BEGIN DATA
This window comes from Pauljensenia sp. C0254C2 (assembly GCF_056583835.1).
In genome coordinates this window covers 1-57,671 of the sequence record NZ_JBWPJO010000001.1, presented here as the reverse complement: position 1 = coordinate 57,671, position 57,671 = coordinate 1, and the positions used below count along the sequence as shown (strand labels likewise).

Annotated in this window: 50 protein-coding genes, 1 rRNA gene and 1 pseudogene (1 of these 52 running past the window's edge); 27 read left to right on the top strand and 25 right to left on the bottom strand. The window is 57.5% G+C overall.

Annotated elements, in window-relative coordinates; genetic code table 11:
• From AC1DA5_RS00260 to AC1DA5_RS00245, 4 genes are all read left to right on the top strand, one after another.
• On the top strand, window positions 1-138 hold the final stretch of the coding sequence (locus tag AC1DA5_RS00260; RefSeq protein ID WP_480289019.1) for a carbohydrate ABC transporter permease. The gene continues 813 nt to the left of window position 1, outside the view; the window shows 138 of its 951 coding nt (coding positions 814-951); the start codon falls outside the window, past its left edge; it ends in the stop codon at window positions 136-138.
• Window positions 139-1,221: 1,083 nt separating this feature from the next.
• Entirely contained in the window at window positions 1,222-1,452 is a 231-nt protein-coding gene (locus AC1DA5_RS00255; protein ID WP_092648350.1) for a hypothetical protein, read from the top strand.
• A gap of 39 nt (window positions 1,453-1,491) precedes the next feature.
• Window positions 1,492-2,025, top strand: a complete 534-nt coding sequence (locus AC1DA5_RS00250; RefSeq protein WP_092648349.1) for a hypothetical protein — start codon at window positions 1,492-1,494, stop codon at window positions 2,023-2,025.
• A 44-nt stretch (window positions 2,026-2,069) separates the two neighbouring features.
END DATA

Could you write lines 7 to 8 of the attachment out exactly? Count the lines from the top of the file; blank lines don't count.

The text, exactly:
• Window positions 139-1,221: 1,083 nt separating this feature from the next.
• Entirely contained in the window at window positions 1,222-1,452 is a 231-nt protein-coding gene (locus AC1DA5_RS00255; protein ID WP_092648350.1) for a hypothetical protein, read from the top strand.